Buyers of Infrastructure as Code are usually leaders who lead infrastructure / automation initiatives. Typical buyer personas are:
List key analyst coverage of this usecase
Below are the market requirements for GitOps
Other features - Quickly create new branches of a project - Add new files/assets - Collaborate on proposed changes (review comments, suggest changes, WebIDE, suggestion approvals, conflict resolution, merge, diffing, hand-offs) - Workflow automation - Wiki snippets - Version-controlled snippets - Automatically update or close related issue(s) when a merge request is merged - Configurable issue closing pattern - Display merge request status for builds in CI system - Terraform plan output - Visibility into security scans and build stats
A collection of short demonstrations that show GitLab's GitOps capabilities.
|Market Requirements||How GitLab Delivers||GitLab Stage/Category||Demos|
|Foster Collaboration||Discussions, user tagging, general comments, inline comments, inline suggestions, unresolved thread tracking, issue creation from comment, suggestion management, CODEOWNERS, approvals||Discussions, CODEOWNERS, MR approvals||Foster Collaboration with GitOps|
The message house for the use case provides a structure to describe and discuss the value and differentiators for the use case.
"Infrastructure Platform" is a great phrase to use in connection with GitOps and GitLab. We need to be careful with its use so we don't portray ourselves as something we aren't. In the past we've been called out for claiming to have capabilities similar to Chef, Ansible, and Terraform, when we don't house the capabilities within GitLab, but instead seek to integrate with those tools. If we keep it clear that we provide infra platform capabilities via integrations then we have some strong messaging that connects with I&O buyers. See an example use on the topic page
TBD - will be a comparison grid leveraging the capabilities
For a list of analysts with a current understanding of GitLab's capabilities for this use case, please reach out to Analyst Relations via Slack (#analyst-relations) or by submitting an issue and selecting the "AR-Analyst-Validation" template.
"Very efficient tool for managing releases and versions. We have a development and deployment process, and at all stages [GitLab] is involved. In addition to storing development code, we also store all packaging and deploy scripts in git"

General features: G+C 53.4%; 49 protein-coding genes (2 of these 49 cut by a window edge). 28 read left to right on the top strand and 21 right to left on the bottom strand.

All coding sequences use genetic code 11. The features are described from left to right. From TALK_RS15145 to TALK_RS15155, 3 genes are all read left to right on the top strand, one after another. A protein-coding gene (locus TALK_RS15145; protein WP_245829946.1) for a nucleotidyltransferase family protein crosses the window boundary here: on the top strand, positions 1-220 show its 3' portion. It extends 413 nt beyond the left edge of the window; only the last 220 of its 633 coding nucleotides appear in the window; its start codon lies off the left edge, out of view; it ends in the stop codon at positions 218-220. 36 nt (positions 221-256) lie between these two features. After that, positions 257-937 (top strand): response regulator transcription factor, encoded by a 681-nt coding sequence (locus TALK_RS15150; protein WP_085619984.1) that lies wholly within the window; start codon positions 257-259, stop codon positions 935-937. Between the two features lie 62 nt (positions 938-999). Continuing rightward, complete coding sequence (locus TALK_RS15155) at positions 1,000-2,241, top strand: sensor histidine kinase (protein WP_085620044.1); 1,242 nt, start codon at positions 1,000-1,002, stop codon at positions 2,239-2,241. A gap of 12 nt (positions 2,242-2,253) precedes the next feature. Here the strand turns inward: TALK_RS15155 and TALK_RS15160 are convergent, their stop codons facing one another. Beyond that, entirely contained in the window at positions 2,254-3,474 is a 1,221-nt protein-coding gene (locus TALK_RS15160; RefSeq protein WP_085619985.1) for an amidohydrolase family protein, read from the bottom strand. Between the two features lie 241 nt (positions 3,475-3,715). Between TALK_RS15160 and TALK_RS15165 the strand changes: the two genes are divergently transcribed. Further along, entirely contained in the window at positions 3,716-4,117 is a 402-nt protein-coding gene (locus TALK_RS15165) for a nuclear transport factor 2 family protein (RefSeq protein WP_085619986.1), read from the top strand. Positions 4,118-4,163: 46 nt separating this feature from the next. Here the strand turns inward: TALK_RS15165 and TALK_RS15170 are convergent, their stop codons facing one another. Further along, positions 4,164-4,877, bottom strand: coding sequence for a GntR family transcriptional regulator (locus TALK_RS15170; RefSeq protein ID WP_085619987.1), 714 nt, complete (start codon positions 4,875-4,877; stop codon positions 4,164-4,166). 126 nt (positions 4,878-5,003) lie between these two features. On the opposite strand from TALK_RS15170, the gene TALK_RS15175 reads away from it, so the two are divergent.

- Full-stack Developer, Gartner Peer Insights Review
"Finally, the most amazing thing about GitLab is how well integrated the GitLab ecosystem is. It covers almost every step of development nicely, from the VCS, to CI, and deployment."
- Software Engineer, Gartner Peer Insights Review
"GitLab is the most preferred service in the world and its user community is very wide. We can authorize project or branch based user authorization on Gitlab. In addition, continuous deployment integrations can be done very quickly. In addition, you can create merge requests within the constraints you want and easily manage them. It is very easy to prevent conflicts. A service that must be used for software development teams."
- Software Development Lead, Gartner Peer Insights Review
GitLab is not a replacement for existing Infrastructure Automation tools, but rather complements them to provide a comprehensive solution. As per the JetBrains DevOps Ecosystem 2019 survey, Terraform is the most popular infrastructure provisioning tool used by customers. Terraform is cloud-agnostic and helps manage complex infrastructures for distributed applications. GitLab will focus on Terraform support as the first step towards building a comprehensive GitOps solution.
Inventory of key pages in the buyer's Journey
learning about the problem
looking for solution ideas
is this the right solution
|topic page?||solution page||proof points|
|-etc?||- product page x
- product page y
- product page z